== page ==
Emerging urban forests: opportunities for promoting the wild side of the urban green infrastructure.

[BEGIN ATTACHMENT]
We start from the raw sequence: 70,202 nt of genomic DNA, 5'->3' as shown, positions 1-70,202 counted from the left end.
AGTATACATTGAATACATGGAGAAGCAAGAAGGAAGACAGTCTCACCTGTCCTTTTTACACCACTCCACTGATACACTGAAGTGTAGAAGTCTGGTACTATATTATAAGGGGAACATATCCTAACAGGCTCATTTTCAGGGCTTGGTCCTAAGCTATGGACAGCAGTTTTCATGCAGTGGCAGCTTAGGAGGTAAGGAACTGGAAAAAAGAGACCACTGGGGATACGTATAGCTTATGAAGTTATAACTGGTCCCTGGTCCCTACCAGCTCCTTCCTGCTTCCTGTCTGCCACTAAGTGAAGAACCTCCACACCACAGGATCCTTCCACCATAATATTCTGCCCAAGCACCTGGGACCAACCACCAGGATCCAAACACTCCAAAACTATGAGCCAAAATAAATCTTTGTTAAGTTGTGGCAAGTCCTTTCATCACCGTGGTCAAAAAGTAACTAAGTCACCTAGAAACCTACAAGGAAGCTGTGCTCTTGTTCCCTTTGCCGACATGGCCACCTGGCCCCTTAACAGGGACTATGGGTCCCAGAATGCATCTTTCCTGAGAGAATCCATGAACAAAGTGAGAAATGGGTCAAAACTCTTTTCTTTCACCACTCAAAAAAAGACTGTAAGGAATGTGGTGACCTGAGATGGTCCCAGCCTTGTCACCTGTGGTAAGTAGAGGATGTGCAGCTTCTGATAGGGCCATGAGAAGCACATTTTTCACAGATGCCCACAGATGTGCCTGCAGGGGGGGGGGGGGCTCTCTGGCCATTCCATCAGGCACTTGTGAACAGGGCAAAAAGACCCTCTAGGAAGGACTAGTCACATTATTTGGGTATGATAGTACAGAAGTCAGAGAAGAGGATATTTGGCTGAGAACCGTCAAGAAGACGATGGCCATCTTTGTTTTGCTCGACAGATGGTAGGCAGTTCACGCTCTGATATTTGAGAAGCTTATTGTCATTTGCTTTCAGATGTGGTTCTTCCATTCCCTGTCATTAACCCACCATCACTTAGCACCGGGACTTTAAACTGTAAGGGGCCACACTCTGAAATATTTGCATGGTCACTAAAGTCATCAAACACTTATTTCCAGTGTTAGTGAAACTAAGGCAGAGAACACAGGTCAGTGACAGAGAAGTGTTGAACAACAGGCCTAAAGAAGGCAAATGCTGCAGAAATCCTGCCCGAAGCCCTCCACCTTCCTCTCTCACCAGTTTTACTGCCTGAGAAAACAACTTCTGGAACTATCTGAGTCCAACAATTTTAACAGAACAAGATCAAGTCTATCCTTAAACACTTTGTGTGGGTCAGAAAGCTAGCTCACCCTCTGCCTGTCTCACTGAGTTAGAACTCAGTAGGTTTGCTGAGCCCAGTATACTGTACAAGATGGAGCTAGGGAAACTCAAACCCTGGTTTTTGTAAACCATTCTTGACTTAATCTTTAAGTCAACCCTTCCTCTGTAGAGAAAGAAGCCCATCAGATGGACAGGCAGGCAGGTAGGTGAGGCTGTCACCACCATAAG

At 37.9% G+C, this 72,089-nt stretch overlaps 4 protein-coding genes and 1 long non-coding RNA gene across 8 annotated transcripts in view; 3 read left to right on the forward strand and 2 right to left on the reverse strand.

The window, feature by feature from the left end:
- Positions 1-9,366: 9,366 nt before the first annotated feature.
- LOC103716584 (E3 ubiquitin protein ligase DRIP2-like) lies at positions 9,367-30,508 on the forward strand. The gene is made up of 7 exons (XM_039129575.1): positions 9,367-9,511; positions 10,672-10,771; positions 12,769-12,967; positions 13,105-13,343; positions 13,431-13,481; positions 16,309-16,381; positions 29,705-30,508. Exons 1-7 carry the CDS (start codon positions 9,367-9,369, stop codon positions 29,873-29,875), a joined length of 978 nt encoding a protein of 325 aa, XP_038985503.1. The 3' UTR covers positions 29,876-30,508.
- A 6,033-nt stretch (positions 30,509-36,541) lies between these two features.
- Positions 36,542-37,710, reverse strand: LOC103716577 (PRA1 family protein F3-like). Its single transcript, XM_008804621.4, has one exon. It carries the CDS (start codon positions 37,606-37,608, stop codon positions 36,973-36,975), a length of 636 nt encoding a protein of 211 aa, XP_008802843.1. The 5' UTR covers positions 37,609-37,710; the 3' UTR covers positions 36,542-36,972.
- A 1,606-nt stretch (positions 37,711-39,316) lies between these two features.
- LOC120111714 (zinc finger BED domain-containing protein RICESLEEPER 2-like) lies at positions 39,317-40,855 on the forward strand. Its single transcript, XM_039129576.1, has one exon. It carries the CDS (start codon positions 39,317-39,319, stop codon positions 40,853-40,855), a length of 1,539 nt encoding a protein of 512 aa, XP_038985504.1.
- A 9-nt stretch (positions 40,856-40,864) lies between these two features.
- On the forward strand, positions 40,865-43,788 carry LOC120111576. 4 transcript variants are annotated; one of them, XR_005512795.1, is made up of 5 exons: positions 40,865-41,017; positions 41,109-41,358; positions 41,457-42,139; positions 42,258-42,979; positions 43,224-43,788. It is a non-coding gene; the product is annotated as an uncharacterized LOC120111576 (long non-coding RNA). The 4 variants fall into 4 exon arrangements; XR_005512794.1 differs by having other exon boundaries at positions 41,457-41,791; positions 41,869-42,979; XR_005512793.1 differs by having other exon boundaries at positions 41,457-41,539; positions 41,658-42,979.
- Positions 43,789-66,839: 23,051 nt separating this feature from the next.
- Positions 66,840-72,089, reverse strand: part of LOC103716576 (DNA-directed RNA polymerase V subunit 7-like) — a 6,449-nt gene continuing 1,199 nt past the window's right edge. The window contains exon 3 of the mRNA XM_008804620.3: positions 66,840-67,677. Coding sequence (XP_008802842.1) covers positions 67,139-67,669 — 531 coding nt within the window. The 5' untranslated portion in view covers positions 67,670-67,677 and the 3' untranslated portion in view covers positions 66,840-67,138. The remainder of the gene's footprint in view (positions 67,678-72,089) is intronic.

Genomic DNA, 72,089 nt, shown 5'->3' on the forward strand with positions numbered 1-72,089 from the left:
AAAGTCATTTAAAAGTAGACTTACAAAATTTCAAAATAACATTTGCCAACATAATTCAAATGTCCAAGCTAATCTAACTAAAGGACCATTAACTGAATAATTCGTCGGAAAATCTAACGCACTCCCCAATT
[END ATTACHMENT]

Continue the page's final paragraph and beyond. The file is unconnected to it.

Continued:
Many cities aim to increase urban forest cover to benefit residents through the provision of ecosystem services and to promote biodiversity. As a complement to traditional forest plantings, we address opportunities associated with "emerging urban forests" (i.e., spontaneously developing forests in cities) for urban biodiversity conservation. We quantified the area of successional forests and analyzed the species richness of native and alien plants and of invertebrates (carabid beetles, spiders) in emerging forests dominated by alien or native trees, including Robinia pseudoacacia, Acer platanoides, and Betula pendula. Emerging urban forests were revealed as shared habitats of native and alien species. Native species richness was not profoundly affected by the alien (co-)dominance of the canopy. Instead, native and alien plant species richnesses were positively related. Numbers of endangered plants and invertebrates did not differ between native- and alien-dominated forest patches. Patterns of tree regeneration indicate different successional trajectories for novel forest types. We conclude that these forests (i) provide habitats for native and alien species, including some endangered species, (ii) allow city dwellers to experience wild urban nature, and (iii) support arguments for adapting forests to dynamic urban environments. Integrating emerging urban forests into the urban green infrastructure is a promising pathway to sustainable cities and can complement traditional restoration or greening approaches.